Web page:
Facebook to Invest $100 Million to Help News Outlets Amid Coronavirus

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"At a time when journalism is needed more than ever, ad revenues are declining due to the economic impact of the virus," the social media giant says.

Social media giant Facebook on Monday unveiled an additional $100 million pledge to invest in support of the news industry amid the coronavirus crisis.

The capital injection includes $25 million in emergency grant funding for local news through the Facebook Journalism Project, and $75 million in marketing spend "to move money over to news organizations around the world."

Said Facebook: "The news industry is working under extraordinary conditions to keep people informed during the COVID-19 pandemic. At a time when journalism is needed more than ever, ad revenues are declining due to the economic impact of the virus. Local journalists are being hit especially hard, even as people turn to them for critical information to keep their friends, families and communities safe."

Added the company: "Through the COVID-19 Community Network grant program, direct funding is helping journalists cover important stories when we all need them most. We're building on this work and will direct a portion of these funds to publishers most in need in the hardest hit countries. The first round of these grants went to 50 local newsrooms in the U.S. and Canada."

Among examples, the social media company mentioned The Post and Courier in South Carolina, which took down its paywall for coronavirus stories, the Southeast Missourian, which is publishing email newsletters highlighting coronavirus coverage, and El Paso Matters in Texas, a new local online news organization launched earlier this year that will use its grant to hire freelance reporters and translators to expand coverage of the coronavirus in El Paso and across the border in Ciudad Juarez, Mexico.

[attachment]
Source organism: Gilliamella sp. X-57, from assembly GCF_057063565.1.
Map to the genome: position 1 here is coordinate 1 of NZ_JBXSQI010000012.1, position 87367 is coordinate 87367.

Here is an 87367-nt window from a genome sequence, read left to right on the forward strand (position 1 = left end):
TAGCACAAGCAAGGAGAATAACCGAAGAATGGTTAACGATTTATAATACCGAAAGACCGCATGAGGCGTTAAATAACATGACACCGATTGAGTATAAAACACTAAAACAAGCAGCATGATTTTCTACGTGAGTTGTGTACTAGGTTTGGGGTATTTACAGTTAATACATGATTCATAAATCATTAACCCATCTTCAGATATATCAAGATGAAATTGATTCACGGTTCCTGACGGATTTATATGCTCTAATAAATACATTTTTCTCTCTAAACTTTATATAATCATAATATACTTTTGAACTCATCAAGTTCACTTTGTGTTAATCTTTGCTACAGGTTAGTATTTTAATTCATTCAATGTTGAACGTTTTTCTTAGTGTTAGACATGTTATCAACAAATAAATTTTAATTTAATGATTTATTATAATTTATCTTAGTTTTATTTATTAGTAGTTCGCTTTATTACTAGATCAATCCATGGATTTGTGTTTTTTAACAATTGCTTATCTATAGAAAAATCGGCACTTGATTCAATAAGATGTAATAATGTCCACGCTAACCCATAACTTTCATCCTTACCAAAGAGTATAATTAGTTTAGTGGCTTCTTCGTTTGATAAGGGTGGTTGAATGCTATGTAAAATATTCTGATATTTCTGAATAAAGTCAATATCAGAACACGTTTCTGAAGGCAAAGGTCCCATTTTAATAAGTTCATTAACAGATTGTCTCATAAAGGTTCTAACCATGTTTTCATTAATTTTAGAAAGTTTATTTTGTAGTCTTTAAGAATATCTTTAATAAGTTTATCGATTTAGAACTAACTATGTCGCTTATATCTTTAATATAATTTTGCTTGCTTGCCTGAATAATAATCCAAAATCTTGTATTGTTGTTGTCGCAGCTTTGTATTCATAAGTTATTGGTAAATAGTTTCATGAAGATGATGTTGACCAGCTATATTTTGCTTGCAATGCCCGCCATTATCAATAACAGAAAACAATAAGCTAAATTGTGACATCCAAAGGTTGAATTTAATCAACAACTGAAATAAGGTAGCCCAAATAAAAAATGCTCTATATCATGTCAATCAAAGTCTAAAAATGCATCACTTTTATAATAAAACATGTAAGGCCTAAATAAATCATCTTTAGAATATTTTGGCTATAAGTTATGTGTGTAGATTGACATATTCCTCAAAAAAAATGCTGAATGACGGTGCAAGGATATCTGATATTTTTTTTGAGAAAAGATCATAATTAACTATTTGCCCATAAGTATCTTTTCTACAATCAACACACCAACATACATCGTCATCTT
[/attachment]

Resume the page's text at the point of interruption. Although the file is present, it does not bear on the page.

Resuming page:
"This money will not only help keep journalists reporting right now amidst the crisis, the funding will also fuel opportunities for local media to accelerate business transformation toward a more sustainable digital footing,” said Nancy Lane, CEO of the Local Media Association.

"If people needed more proof that local journalism is a vital public service, they're getting it now," Said Facebook on Monday. "And while almost all businesses are facing adverse financial effects from this crisis, we recognize we're in a more privileged position than most, and we want to help."

Facebook previously committed $300 million to journalists around the world "through diverse and inclusive news programs and partnerships."

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